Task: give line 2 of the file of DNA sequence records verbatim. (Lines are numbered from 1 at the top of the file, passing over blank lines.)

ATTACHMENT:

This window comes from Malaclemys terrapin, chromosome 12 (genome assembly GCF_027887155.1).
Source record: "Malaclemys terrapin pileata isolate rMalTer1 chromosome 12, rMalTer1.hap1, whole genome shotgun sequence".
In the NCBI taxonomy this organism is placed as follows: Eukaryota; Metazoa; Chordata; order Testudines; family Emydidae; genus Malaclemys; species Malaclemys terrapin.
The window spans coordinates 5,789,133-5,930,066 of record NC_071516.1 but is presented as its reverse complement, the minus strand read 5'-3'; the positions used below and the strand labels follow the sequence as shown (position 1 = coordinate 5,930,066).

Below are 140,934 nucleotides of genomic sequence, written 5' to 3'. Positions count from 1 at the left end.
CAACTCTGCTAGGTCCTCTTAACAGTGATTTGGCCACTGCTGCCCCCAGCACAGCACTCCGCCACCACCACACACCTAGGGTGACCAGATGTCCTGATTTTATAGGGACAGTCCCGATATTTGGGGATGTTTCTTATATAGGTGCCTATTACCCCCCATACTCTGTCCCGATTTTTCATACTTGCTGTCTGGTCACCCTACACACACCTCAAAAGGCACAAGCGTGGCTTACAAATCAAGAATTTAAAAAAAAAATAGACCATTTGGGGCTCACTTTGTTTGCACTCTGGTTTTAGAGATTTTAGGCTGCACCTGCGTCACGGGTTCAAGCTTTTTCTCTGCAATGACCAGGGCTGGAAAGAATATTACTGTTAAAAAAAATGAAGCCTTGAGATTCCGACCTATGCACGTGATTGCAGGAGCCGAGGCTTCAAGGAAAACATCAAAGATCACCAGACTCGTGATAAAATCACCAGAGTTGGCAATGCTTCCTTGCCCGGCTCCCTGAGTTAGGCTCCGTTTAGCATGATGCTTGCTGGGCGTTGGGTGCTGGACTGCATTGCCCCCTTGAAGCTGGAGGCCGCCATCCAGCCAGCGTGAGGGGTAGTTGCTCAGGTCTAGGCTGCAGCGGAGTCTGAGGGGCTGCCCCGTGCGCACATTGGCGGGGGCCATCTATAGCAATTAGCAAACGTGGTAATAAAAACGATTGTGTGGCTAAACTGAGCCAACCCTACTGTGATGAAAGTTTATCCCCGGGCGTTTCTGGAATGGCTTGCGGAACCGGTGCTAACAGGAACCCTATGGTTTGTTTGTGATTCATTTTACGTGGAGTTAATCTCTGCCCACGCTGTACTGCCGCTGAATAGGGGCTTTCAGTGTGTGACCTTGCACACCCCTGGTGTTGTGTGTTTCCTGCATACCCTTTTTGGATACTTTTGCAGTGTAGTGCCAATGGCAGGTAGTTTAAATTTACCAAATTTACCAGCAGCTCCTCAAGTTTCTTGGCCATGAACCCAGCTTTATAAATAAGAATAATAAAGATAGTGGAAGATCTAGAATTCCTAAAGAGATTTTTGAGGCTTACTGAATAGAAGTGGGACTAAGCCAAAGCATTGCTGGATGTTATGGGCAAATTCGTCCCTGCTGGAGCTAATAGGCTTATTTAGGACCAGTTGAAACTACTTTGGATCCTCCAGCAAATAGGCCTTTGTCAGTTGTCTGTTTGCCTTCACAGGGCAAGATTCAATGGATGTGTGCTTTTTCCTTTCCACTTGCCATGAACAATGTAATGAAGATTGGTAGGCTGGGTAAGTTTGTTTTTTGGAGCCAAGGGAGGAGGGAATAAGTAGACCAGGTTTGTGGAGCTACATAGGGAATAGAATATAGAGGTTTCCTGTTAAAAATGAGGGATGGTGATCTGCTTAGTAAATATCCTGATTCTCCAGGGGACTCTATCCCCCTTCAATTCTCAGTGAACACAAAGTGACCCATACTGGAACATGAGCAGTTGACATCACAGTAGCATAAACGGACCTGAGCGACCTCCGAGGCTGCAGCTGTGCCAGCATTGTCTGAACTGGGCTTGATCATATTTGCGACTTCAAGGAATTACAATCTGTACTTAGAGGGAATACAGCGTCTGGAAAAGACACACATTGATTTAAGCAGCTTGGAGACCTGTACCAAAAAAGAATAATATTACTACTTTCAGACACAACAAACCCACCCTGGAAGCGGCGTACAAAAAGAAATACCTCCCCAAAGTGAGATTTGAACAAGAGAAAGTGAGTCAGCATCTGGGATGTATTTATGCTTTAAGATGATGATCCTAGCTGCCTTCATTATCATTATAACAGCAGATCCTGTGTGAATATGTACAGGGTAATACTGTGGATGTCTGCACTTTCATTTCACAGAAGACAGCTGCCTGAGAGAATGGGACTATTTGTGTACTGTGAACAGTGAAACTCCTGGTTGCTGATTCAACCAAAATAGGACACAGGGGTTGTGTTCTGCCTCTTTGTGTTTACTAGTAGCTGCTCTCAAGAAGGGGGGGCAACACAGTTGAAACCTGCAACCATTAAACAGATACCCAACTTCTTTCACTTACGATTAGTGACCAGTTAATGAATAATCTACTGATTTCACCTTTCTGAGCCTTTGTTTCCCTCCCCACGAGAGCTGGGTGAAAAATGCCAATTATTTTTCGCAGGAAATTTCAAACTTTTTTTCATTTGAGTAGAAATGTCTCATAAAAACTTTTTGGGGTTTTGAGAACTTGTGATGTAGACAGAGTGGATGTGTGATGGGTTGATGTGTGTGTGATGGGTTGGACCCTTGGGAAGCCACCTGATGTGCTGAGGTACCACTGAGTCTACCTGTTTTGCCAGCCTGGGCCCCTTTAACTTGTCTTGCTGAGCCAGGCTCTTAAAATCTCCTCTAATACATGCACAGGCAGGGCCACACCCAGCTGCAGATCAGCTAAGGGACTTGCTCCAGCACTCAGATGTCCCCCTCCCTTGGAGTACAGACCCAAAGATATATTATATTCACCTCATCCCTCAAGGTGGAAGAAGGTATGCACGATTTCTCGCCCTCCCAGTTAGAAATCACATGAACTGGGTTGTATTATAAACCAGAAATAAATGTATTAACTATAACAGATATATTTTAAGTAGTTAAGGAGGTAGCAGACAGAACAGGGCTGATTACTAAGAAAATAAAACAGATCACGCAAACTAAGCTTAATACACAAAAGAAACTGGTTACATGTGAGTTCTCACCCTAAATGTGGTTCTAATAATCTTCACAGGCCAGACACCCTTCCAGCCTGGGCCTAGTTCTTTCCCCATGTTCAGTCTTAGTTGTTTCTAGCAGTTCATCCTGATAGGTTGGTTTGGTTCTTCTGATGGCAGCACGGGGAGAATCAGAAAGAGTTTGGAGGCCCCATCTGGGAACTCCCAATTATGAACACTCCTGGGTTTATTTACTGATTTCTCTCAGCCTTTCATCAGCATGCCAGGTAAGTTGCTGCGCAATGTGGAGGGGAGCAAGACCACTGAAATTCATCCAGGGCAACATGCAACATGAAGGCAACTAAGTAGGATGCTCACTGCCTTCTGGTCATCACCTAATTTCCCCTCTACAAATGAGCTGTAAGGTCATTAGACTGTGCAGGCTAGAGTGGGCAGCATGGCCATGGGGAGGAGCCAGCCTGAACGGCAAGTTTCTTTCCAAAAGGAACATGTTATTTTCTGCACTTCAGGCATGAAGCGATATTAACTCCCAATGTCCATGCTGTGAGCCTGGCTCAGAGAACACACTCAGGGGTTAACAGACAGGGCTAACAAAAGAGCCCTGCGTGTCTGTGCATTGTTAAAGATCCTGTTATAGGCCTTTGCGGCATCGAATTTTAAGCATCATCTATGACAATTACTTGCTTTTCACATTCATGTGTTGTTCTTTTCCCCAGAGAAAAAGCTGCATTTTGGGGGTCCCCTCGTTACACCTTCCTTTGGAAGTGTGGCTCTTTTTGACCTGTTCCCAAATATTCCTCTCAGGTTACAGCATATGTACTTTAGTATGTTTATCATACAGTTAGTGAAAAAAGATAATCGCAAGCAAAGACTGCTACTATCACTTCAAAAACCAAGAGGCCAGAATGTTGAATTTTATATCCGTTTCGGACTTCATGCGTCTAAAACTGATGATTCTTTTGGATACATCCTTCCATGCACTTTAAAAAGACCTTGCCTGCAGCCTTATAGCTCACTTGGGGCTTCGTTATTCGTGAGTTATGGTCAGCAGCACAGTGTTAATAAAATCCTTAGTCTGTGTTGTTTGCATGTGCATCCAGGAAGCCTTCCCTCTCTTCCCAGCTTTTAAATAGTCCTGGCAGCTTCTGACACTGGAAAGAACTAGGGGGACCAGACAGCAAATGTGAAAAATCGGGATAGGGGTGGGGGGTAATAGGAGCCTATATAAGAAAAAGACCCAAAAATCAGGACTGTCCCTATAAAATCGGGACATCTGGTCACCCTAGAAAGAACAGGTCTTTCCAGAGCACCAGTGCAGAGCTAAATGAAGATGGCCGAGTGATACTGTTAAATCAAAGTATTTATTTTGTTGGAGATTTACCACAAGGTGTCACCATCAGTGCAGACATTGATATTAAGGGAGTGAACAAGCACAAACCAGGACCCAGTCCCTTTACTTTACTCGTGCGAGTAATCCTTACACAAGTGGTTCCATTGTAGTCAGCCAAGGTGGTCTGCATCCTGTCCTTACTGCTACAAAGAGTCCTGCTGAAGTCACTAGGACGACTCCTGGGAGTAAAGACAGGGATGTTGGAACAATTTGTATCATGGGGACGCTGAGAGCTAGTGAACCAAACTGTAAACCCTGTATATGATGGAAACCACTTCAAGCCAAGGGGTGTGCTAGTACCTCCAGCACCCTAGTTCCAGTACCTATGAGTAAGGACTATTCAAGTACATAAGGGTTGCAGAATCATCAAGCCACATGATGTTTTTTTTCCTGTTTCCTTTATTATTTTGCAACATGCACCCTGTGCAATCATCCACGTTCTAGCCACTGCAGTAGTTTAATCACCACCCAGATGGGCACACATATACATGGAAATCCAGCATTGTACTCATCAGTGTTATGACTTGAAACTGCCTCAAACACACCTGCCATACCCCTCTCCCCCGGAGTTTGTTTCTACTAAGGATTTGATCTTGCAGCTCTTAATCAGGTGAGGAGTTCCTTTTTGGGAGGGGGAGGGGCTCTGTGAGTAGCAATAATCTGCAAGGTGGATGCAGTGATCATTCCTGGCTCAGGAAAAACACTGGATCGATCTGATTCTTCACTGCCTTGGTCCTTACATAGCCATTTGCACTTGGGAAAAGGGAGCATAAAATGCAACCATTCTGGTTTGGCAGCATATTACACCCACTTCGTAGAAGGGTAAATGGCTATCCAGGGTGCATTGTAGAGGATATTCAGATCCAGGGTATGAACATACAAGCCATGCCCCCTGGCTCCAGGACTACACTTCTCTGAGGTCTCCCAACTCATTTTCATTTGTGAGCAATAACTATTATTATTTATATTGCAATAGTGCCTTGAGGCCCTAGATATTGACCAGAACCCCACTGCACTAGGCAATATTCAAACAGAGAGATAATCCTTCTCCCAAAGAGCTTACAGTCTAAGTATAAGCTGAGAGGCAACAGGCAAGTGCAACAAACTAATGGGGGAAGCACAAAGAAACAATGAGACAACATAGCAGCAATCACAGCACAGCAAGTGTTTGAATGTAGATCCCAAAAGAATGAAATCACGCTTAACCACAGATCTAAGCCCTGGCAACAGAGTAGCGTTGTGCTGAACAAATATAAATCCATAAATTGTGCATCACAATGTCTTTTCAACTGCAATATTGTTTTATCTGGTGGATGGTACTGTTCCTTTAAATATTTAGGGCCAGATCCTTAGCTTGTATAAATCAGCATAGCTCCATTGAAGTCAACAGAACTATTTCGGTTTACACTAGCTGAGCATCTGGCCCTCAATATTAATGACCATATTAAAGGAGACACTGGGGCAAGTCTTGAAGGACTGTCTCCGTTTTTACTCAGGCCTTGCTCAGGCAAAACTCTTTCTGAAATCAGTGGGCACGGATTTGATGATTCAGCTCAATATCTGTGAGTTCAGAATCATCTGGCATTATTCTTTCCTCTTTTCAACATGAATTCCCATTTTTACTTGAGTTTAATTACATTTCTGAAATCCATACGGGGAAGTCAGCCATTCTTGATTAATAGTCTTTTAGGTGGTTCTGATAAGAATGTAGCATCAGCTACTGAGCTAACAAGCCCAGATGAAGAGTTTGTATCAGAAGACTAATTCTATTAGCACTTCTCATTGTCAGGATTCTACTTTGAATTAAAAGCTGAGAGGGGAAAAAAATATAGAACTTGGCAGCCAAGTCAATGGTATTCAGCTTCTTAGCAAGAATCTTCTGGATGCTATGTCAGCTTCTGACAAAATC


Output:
Source record: "Malaclemys terrapin pileata isolate rMalTer1 chromosome 12, rMalTer1.hap1, whole genome shotgun sequence".